For each city in the study, PNNL analyzed escalation rates between 1993 and 2007 for non-manufacturing/commercial and industrial water costs. Escalation rates were calculated similar to the way inflation rates are calculated. In this analysis, the escalation rate is the rate that makes the nominal 1993 water cost equivalent to 2007 water costs. Typical long-range annual escalation rates ranged between 4% and 8%. These estimated escalation rates are based on historical trends and may not indicate future changes in rates. But in the absence of local water escalation rates, these rates may be useful for analyzing the life cycle cost effectiveness of water efficiency projects.
Water Rate Trends
Water rates were compared by inflating the 1993 and 2007 costs to equivalent 2009 dollars and then calculating the percent change from the 1993 costs. Nonmanufacturing/commercial rates and industrial rates were compared separately. The following discusses the trends by geographic region, water source, and drought trends. Note: the number of cities in the analysis is relatively small, so the analysis reveals possible influences on water rates, not exact escalation rates.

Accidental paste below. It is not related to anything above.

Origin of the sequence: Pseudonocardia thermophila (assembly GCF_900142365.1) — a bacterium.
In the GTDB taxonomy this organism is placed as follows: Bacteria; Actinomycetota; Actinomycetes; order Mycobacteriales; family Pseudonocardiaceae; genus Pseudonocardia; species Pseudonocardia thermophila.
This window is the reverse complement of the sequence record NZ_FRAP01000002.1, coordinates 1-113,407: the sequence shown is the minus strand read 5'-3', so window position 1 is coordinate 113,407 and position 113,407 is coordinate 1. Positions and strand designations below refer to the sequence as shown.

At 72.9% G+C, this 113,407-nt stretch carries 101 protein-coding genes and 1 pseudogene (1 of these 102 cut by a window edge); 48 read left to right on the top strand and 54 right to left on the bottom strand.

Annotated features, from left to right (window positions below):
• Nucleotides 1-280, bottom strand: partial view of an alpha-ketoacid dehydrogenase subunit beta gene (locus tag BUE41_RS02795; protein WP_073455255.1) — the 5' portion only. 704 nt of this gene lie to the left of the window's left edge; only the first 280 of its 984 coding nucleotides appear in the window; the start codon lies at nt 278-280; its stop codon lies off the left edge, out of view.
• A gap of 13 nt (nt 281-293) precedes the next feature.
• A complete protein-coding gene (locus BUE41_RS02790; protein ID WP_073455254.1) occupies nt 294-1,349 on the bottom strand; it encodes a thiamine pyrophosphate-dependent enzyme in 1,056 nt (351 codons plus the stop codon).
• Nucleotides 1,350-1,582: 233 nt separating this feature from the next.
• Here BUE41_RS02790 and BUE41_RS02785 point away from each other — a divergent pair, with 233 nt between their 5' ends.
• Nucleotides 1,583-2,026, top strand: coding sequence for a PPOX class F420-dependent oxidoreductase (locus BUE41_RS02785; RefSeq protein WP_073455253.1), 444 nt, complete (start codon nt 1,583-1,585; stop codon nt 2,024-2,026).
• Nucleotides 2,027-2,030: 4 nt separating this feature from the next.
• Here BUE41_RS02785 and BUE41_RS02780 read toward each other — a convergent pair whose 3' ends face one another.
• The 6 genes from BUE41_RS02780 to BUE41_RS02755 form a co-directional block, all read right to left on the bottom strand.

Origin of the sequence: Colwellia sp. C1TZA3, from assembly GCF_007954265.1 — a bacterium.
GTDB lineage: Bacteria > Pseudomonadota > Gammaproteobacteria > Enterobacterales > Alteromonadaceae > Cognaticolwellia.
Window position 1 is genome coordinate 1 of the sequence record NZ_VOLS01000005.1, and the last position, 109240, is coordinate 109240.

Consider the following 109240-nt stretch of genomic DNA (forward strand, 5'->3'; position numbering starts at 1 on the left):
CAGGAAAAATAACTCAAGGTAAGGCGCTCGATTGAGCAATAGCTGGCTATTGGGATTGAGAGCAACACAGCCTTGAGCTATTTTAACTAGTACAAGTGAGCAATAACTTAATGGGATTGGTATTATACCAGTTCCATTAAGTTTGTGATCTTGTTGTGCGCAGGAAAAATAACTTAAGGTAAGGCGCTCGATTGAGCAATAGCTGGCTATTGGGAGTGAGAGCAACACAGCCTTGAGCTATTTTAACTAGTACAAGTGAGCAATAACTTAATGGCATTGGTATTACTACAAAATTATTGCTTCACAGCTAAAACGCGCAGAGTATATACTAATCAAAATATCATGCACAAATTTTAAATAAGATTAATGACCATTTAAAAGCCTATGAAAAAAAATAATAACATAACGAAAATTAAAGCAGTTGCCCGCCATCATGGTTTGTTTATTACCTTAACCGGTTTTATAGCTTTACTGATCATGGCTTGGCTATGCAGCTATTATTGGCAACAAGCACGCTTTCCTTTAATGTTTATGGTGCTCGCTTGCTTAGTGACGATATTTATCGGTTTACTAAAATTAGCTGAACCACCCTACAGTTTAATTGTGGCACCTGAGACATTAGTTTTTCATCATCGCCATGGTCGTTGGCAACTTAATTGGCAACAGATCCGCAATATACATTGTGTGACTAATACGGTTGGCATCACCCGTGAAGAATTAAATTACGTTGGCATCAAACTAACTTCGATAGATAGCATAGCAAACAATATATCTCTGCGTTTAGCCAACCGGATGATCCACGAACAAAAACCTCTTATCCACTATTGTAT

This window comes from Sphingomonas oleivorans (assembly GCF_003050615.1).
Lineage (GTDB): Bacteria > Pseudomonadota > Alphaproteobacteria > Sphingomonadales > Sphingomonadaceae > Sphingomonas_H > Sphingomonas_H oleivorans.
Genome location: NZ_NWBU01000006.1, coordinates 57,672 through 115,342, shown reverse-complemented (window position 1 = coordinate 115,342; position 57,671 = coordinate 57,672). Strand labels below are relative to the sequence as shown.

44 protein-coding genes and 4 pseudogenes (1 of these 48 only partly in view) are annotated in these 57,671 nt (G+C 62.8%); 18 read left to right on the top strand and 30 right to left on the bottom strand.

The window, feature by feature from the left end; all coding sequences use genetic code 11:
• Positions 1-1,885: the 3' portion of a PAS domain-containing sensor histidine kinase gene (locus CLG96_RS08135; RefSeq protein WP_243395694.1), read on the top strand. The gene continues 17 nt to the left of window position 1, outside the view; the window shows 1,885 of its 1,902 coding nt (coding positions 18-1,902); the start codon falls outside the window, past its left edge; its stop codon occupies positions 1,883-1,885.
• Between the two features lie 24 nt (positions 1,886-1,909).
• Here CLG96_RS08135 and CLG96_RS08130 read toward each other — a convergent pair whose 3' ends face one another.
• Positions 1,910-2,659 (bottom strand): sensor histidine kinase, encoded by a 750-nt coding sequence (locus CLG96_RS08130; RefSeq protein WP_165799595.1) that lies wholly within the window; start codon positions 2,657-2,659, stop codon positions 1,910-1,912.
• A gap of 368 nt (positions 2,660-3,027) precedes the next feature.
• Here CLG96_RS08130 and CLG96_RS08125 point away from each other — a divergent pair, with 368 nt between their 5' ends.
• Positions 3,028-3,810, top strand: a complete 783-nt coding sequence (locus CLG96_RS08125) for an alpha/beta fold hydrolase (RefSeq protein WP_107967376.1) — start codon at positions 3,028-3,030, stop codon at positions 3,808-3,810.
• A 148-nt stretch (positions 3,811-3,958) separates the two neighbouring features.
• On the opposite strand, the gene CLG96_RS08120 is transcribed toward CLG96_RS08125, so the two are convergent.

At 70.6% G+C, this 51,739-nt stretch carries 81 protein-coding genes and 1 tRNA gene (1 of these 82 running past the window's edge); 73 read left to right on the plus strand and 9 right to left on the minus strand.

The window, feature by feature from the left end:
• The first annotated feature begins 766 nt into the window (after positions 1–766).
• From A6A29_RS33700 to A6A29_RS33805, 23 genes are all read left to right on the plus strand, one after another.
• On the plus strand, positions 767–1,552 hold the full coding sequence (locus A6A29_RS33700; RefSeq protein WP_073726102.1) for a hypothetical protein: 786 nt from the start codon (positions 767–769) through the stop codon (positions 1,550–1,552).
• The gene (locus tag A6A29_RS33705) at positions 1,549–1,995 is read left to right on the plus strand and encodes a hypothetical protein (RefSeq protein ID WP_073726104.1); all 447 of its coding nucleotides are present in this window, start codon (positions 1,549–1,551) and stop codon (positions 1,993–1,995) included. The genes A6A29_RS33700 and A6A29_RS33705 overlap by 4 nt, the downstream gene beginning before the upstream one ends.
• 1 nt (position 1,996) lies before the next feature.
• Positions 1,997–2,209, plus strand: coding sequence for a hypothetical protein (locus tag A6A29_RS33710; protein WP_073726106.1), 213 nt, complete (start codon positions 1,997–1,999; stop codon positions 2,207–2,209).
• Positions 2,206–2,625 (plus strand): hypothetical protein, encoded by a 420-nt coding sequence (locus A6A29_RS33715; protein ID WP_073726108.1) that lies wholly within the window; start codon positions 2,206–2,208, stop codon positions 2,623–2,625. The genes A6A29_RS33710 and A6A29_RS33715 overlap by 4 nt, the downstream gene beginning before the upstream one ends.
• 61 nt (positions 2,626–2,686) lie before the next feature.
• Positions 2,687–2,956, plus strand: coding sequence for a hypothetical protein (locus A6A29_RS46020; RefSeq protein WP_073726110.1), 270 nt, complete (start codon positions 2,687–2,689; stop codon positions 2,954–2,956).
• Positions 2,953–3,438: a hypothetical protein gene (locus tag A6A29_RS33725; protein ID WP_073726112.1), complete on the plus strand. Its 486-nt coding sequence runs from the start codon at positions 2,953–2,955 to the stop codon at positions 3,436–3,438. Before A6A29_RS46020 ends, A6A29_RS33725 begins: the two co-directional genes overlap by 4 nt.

The selected cities were divided into the following geographic regions based on general climate regions and existing groupings from published water rate surveys:
West Coast: San Francisco, California; Portland, Oregon; Seattle, Washington
Southern California: Los Angeles, California; San Diego, California
Midwest: Chicago, Illinois; St. Paul, Minnesota; Kansas City, Missouri; Cincinnati, Ohio
Southwest: Phoenix, Arizona; Denver, Colorado; Albuquerque, New Mexico; Salt Lake City, Utah
Southeast: Jacksonville, Florida; Augusta, Georgia; New Orleans, Louisiana; Knoxville, Tennessee; Dallas, Texas; San Antonio, Texas
Northeast: Boston, Massachusetts; New York, New York; Philadelphia, Pennsylvania; Washington, D.C.
Tropic: Miami, Florida
Rate increases were highest in cities along the West Coast and in the Southwest, rising by more than 90% between 1993 and 2007. Cities in the Midwest experienced the lowest rate increases, between 12% and 17% over the analysis period.